That could create a dynamic reminiscent of the 1990s, when Russian business owners relied on private security, mafia ties, and corrupt officials to maintain control of newly privatized enterprises. Criminal gangs employing veterans of the Russian war in Afghanistan offered “protection” to the highest bidder or simply plundered profitable businesses. The mercenary groups that Putin created to fight in Ukraine will play the same role in the future.
A Long Road Ahead
Russia could still eke out a victory in Ukraine. It’s unclear what winning would look like; perhaps permanent occupation of a few ruined Ukrainian cities would be packaged as a triumph. Alternatively, Russia could lose the war, an outcome that would make it more likely that Putin would lose power. A new reformist government could take over and withdraw troops, consider reparations, and negotiate a lifting of trade sanctions.
No matter the outcome, however, Russia will emerge from the war with its government exercising authority over the private sector to an extent that is unprecedented anywhere in the world aside from Cuba and North Korea. The Russian government will be omnipresent yet simultaneously not strong enough to protect businesses from mafia groups consisting of demobilized soldiers armed with weapons they acquired during the war. Particularly at first, they will target the most profitable enterprises, both at the national and local level.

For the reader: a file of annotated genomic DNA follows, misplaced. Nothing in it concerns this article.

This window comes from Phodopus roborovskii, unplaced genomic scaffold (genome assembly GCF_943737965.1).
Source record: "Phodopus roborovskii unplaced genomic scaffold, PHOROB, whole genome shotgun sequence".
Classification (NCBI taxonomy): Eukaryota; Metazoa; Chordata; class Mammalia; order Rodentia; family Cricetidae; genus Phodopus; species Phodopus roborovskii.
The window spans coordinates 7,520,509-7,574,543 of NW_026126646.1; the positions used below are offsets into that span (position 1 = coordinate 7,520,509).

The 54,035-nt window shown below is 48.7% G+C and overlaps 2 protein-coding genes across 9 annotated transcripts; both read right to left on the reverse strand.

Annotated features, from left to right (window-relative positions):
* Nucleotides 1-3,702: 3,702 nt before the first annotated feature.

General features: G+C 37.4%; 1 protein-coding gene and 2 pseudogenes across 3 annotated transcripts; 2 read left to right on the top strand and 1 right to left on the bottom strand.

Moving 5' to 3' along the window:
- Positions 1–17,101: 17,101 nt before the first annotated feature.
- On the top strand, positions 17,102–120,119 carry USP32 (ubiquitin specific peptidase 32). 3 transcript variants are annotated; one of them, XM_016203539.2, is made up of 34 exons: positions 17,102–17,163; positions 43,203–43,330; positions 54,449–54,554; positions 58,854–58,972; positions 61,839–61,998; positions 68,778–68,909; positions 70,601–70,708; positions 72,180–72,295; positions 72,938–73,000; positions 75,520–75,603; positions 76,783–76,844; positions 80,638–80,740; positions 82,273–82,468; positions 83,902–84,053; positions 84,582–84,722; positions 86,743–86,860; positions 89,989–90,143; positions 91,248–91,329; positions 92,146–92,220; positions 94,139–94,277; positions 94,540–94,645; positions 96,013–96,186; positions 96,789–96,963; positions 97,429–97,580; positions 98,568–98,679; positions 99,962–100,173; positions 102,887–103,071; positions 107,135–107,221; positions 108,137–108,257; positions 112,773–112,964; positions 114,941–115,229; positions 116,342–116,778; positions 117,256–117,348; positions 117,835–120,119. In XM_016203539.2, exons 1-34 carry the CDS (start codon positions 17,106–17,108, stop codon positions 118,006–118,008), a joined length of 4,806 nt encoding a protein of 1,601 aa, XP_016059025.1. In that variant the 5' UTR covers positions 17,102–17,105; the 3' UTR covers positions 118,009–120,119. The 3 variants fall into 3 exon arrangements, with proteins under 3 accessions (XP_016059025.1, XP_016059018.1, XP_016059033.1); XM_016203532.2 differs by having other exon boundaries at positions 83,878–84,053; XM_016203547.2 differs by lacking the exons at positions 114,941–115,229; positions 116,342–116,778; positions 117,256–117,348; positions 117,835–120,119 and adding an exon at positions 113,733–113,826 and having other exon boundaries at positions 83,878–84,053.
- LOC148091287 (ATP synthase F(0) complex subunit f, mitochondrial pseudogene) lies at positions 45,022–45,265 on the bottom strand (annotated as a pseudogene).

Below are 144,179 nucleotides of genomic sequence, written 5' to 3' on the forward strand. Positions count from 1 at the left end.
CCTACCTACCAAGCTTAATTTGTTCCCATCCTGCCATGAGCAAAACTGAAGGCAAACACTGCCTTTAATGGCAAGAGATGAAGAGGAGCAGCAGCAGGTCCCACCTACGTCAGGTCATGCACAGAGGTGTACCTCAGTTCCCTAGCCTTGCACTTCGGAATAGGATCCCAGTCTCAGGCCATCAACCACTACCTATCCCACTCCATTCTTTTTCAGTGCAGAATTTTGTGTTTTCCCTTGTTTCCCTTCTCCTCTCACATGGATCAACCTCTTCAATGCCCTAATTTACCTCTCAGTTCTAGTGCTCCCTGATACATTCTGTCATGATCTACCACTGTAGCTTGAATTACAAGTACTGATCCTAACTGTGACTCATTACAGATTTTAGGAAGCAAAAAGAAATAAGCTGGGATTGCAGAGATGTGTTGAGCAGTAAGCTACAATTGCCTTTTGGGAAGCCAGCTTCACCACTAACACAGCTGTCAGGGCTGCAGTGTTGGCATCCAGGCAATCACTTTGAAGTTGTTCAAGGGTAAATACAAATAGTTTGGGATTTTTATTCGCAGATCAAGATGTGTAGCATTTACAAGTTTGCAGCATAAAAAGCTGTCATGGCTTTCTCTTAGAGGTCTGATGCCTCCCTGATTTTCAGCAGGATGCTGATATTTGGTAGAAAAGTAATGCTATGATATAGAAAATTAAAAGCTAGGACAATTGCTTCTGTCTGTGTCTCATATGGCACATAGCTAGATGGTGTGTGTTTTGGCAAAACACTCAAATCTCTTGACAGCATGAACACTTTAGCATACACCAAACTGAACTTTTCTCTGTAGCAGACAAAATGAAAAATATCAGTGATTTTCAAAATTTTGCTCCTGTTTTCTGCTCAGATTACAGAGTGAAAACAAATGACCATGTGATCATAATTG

For the Russian economy to grow, it will need not only major institutional reforms but also the kind of clean slate that Russia was left with in 1991. The collapse of the Soviet state made institutions of that era irrelevant. A long and painful process of building new institutions, increasing state capacity, and reducing corruption followed—until Putin came to power and eventually dismantled market institutions and built his own system of patronage. The lesson is grim: even if Putin loses power and a successor ushers in significant reforms, it will take at least a decade for Russia to return to the levels of private-sector production and quality of life the country experienced just a year ago. Such are the consequences of a disastrous, misguided war.
Konstantin Sonin is John Dewey Distinguished Service Professor at the Irving B. Harris Graduate School of Public Policy Studies at the University of Chicago.